By MARTIN STEINBERG
NEW YORK — What are Bruce Springsteen, Celine Dion, Metallica, Yo-Yo Ma, Roger Waters, Renee Fleming and Andrea Bocelli all doing on the same album? Paying tribute to composer Ennio Morricone, the prolific film composer who at age 78 is also getting a long-awaited Academy Award. ...
The CD, ‘‘We All Love Ennio Morricone,’’ has many of his favorites, from tender love songs to raw cowboy romps. It was released Tuesday, five days before Morricone picks up his honorary Oscar. The Italian composer has been nominated five times — for ‘‘Days of Heaven,’’ ‘‘The Mission,’’ ‘‘The Untouchables,’’ ‘‘Bugsy’’ and ‘‘Malena’’ — but had never won. His most popular tune, the theme from Sergio Leone’s 1966 spaghetti Western ‘‘The Good, the Bad and the Ugly,’’ wasn’t even nominated.
His music for Roland Joffe’s movie ‘‘The Mission,’’ with its memorably sweet theme of ‘‘Gabriel’s Oboe,’’ lost to Herbie Hancock’s ‘‘Round Midnight’’ for original score at the 1987 Academy Awards.
‘‘After ’The Mission’ I did not expect to get any Oscars,’’ Morricone said in an interview this month in New York. ‘‘I was so disappointed.’’
So finally getting one came as a surprise.
‘‘I have to say this Oscar is very, very good for me,’’ he said. ‘‘I’m very happy with it — even more so because I didn’t really expect it.’’
Dion sings the sentimental opening number on the CD, ‘‘I Knew I Loved You,’’ from the 1984 Leone movie ‘‘Once Upon a Time in America.’’ She’s also scheduled to perform it at the Academy Awards presentation on Sunday.
Springsteen plays the haunting theme from Leone’s ‘‘Once Upon a Time in the West’’ in icy gunslinger style on his electric guitar, a contrast to the big, symphonic version on Ma’s 2004 Morricone album.
Perhaps in a special nod to Morricone, Hancock is also on the album, combining with Quincy Jones in ‘‘The Good, the Bad and the Ugly.’’ A few cuts later is Metallica’s version of ‘‘Ecstasy of Gold,’’ which the heavy metal group adopted 24 years ago as an intro song at its concerts.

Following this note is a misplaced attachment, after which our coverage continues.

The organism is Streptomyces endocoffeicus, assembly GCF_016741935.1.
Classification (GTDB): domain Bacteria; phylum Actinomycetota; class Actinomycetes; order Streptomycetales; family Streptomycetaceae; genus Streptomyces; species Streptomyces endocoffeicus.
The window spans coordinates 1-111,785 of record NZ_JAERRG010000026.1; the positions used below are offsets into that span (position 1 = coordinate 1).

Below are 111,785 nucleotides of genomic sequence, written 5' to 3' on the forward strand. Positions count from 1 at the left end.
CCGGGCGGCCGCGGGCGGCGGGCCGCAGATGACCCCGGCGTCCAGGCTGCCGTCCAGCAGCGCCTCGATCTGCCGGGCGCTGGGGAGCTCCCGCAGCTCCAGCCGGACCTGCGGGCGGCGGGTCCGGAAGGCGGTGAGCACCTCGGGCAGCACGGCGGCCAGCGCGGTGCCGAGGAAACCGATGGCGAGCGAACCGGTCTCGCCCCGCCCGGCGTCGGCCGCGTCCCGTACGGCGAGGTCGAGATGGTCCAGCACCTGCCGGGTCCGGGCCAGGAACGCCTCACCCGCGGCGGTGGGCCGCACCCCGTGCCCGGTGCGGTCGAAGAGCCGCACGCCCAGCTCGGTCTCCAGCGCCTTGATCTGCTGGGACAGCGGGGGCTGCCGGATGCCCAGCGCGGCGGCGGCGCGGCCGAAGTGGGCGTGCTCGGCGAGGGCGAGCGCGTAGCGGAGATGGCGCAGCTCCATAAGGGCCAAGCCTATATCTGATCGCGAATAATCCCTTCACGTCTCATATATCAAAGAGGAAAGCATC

‘‘It just kind of played for us,’’ Metallica singer and rhythm guitarist James Hetfield said in a telephone interview. ‘‘It builds about three or four times within itself. ... It created a frenzy within us, so that’s exactly what you want in a concert atmosphere. You want people to get pumped up by something that’s not exactly your sound.’’
On the softer side of Morricone, Waters, in his best Pink Floyd style, sings ‘‘Lost Boys Calling’’ from Giuseppe Tornatore’s 1998 film ‘‘The Legend of 1900.’’ Ma’s recording of ‘‘Malena’’ from his earlier CD is part of the tribute album. Fleming, the American soprano, sings one of the most moving songs on the CD, ‘‘Come Sail Away,’’ from the 1990 TV movie ‘‘Voyage of Terror: The Achille Lauro Affair,’’ and Bocelli sings the ethereal ‘‘Conradiana.’’ They all feature Morricone’s lush, soaring string arrangements and deliciously romantic harmonies.
Morricone’s entry on the Internet Movie Database lists 505 works for television and film, including 35 for 1972 alone. He also has written some 100 other compositions, including chamber music, symphonic pieces and operas.
‘‘I really, really, really do love, and am moved by, his music,’’ said the mezzo soprano Denyce Graves, who sings ‘‘Could be Heaven’’ on the CD. ‘‘Can you imagine finding that much melody, that much music inside or however the music comes to you? ... It’s genius! Genius!’’
Morricone said the music comes to him as he sits at a desk, not in front of a piano or computer keyboard.
‘‘It’s just a matter of starting off with an idea and letting it go into your head,’’ he said. ‘‘Of course when you do have the idea, you have to start writing. You have to go through with it. By working on a piece it may happen that the initial idea that you had totally changes.’’
Sometimes he doesn’t see the movie before he composes.
‘‘I know all the film, the story of the film, even if I didn’t see the film,’’ he said. ‘‘I know the director’s style. He tells me what he believes the film needs. And I read the screenplay, the plot of the movie. And so I give him my ideas and we discuss my ideas, and if these ideas are accepted then I start.’’
But it’s up to the director to decide where to place the music in the film, he said.
Morricone said he composes every day, waking up early and going to sleep early.
‘‘As I have a deadline, I have to respect it. That really helps me to go ahead with it and be as protective as I can and just finish it on time.’’
He’s now working on an as-yet-untitled film by Giuliano Montaldo about the life of a great writer.
Has he ever considered retiring?
‘‘Every 10 years I say to my wife, ’I’m going to quit, I’m going to quit,’ But I never quit,’’ he said. ‘‘And so I think I’ll die writing music. I’m lucky enough to be in good health so I have a long way to go.’’